A monolithic semiconductor substrate

Chip Design Journal

Subscribe to Chip Design Journal: eMailAlertsEmail Alerts newslettersWeekly Newsletters
Get Chip Design Journal: homepageHomepage mobileMobile rssRSS facebookFacebook twitterTwitter linkedinLinkedIn


Chip Design Authors: Jason Bloomberg, Trevor Bradley, David Strom

Related Topics: Enterprise Mashups, Java Developer Magazine, Chip Design, Wine Blog on Ulitzer

Enterprise Mashups: Article

Think Linus Torvalds Will Defer to Sun on GPLv3? The Answer May Hinge on a Bottle of Wine

I didn't really expect them to open source Java either so it's not like I'm infallible in my predictions

Linux creator Linus Torvalds thinks the last GPLv3 draft is better than earlier drafts, but he still doesn't like it much, preferring the existing GPLv2 that the Linux kernel is currently licensed under.

He has problems with the GPL 3's ban on so-called "tivoization" - Tivo shuts down if users mess with its DRM software - and deals like the Microsoft-Novell pact.

" All I've heard are shrill voices about 'tivoization' (which I expressly think is OK)," he wrote Sunday on the Linux development mailing list, "and panicked worries about Novell-MS (which seems way overblown, and quite frankly, the argument seems to not so much be about the Novell deal, as about an excuse to push the GPLv3)."

However, he told the mailing list that he might move to GPLv3 if Sun puts OpenSolaris under the GPLv3 like it's been saying it wants to so it can have a standard license.

"I have yet to see any actual reasons for licensing under the GPLv3, " Linus said. But "if Sun really is going to release OpenSolaris under GPLv3, that may be a good reason. I don't think the GPLv3 is as good a license as v2, but on the other hand, I'm pragmatic, and if we can avoid having two kernels with two different licenses and the friction that causes, I at least see the reason for GPLv3. As it is, I don't really see a reason at all. I personally doubt it will happen, but hey, I didn't really expect them to open source Java either so it's not like I'm infallible in my predictions."

Not that Torvalds is particularly enamored of Sun.

Nope.

To someone on the listing mail he wrote:

"Umm. You are making the fundamental mistake of thinking that Sun is in this to actually further some open source agenda.

"Here's a cynical prediction (but backed up by past behavior of Sun):

"First off: they may be talking a lot more than they are or ever will be doing. How many announcements about Sun and Linux have you seen over the years? And how much of that has actually happened?

"They may like open source, but Linux has hurt them in the marketplace. A lot. They almost used to own the chip design market, and it took quite a long time before the big EDA vendors ported to Linux (and x86-64 in particular). But when they did, their chip design market just basically disappeared: Sparc performance is so horribly bad (especially on a workstation kind of setup) that to do chip design on them is just idiotic. Which is not to say that there aren't holdouts, but let's face it, for a lot of things, Solaris is simply the wrong choice these days.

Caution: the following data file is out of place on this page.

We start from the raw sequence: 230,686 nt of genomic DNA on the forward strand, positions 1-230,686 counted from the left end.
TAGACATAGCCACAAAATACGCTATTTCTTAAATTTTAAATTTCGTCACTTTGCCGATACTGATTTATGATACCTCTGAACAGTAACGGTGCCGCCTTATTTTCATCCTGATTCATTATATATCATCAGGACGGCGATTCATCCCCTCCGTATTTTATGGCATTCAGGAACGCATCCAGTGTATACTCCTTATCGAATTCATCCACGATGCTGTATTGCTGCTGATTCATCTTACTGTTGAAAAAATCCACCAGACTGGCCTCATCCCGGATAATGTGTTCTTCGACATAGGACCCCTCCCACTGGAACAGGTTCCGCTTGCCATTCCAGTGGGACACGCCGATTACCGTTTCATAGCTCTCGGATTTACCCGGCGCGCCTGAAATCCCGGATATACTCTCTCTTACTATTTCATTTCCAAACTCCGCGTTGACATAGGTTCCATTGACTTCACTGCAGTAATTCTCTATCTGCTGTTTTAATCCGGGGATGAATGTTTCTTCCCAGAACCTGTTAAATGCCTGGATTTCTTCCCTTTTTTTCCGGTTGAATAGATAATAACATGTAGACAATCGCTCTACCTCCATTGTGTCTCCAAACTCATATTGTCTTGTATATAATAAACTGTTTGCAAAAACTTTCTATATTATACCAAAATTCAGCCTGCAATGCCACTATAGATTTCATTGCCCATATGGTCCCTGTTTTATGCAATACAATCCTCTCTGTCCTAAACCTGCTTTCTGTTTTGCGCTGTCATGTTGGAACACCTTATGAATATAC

"Ergo: they sure as hell don't want to help Linux. Which is fine. Competition is good.

"So they want to use Linux resources (especially drivers), but they do not want to give anything back (especially ZFS [Sun's Zettabyte File System], which seems to be one of their very, very few bright spots).

"Ergo: they'll not be releasing ZFS and the other things that people are drooling about in a way that lets Linux use them on an equal footing. I can pretty much guarantee that. They don't like competition on that level. They'd much rather take our drivers and not give anything back, or give back the stuff that doesn't matter (like core Solaris: who are you kidding - Linux code is better).

"End result:

"They'll talk about it. They not only drool after our drivers, they drool after all the people who write drivers. They'd love to get kernel developers from Linux. They see that we have a huge amount of really talented people. So they want to talk things up, and the more 'open source' they can position themselves, the better.

"They may release the uninteresting parts under some fine license. See the OpenSolaris stuff - instead of being blinded by the code they did release under an open source license, ask yourself what they did not end up releasing. Ask yourself why the open source parts are not ready to bootstrap a competitive system, or why they are released under licenses that Sun can make sure they control.

"So the last thing they want to do is to release the interesting stuff under GPLv2 (quite frankly, I think the only really interesting thing they have is ZFS, and even there, I suspect we'd be better off talking to NetApp, and seeing if they are interested in releasing WAFL for Linux).